How does it happen that Mr. Wilson outlived me?
I was young, with decades yet to go,
And I reminded him of it every day,
Sometimes loudly playing games to point up the age gap
Or by frequently speculating on just how ancient he was.
One giddy time, I yelled across the fence
That when I reached half his age, he’d be long gone.
I could see the red run up his neck
Like Mrs. Dowd’s ol’ cat skinning up her elm tree to avoid a rock.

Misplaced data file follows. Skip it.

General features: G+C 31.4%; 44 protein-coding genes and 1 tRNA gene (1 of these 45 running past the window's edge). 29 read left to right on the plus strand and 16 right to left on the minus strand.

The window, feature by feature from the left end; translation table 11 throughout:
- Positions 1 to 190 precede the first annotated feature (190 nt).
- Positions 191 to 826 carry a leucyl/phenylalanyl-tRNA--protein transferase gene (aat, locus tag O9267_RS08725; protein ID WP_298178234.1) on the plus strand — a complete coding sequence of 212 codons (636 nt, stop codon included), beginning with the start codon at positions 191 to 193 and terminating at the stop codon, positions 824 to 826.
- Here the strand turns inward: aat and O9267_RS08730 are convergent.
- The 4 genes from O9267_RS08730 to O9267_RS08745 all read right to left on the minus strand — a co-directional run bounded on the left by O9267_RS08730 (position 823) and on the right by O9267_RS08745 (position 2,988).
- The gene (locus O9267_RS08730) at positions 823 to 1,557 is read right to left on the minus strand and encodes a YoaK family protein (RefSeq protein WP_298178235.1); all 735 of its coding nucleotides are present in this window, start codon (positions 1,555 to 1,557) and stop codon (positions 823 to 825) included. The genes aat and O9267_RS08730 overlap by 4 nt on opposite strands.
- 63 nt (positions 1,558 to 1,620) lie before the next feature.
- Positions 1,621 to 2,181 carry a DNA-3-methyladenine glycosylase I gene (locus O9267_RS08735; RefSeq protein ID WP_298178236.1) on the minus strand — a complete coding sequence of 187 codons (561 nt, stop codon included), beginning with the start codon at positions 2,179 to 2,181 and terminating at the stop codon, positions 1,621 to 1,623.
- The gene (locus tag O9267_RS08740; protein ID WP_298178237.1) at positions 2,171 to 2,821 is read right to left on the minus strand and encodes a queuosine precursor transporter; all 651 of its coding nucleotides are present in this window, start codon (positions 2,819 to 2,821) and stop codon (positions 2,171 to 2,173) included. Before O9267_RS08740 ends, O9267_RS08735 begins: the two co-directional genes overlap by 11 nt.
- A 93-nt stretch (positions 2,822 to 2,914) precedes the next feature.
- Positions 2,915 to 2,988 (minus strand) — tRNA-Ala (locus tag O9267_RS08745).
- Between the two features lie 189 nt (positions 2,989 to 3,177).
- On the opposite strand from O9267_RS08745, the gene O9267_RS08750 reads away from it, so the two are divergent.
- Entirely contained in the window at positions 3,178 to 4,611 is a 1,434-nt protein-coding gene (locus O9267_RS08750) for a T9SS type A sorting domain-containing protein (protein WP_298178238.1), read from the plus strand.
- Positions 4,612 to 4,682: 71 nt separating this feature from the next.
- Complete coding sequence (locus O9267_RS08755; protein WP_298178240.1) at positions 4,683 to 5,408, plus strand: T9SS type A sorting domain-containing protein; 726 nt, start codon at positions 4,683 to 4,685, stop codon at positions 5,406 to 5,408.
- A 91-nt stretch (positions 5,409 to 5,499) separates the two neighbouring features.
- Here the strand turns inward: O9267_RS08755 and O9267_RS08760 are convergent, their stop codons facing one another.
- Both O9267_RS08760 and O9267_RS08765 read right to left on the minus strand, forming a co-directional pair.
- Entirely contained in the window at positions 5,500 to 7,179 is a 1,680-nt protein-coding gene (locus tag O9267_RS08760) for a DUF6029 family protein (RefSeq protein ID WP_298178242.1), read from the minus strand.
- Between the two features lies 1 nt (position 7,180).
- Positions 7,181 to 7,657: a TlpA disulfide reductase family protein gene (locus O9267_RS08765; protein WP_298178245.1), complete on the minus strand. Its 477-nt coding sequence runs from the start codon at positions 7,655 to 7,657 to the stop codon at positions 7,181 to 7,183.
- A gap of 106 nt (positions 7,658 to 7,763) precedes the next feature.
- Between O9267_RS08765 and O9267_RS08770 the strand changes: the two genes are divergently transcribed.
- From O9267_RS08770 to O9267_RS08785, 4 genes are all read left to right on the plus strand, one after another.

That changed him. He stopped yelling, stopped cursing,
Stopped trying to keep me out of his house.
He got friendly with me, gave me presents,
Like his old Boy Scout knife, lawn darts, a Zippo lighter.
He convinced Dad I was ready for a two-wheeler,
And later showed me how he could ride with one hand—
No hands! Who knew? All it took, he said, was practice.
When our other neighbor’s moving van backed over me practicing,
Good ol’ Mr. Wilson was first on the scene. Insisted on carrying me in.
The last thing I remember was him murmuring “sleep quietly,”
With a look of mild regret on his saggy, bulbous old features.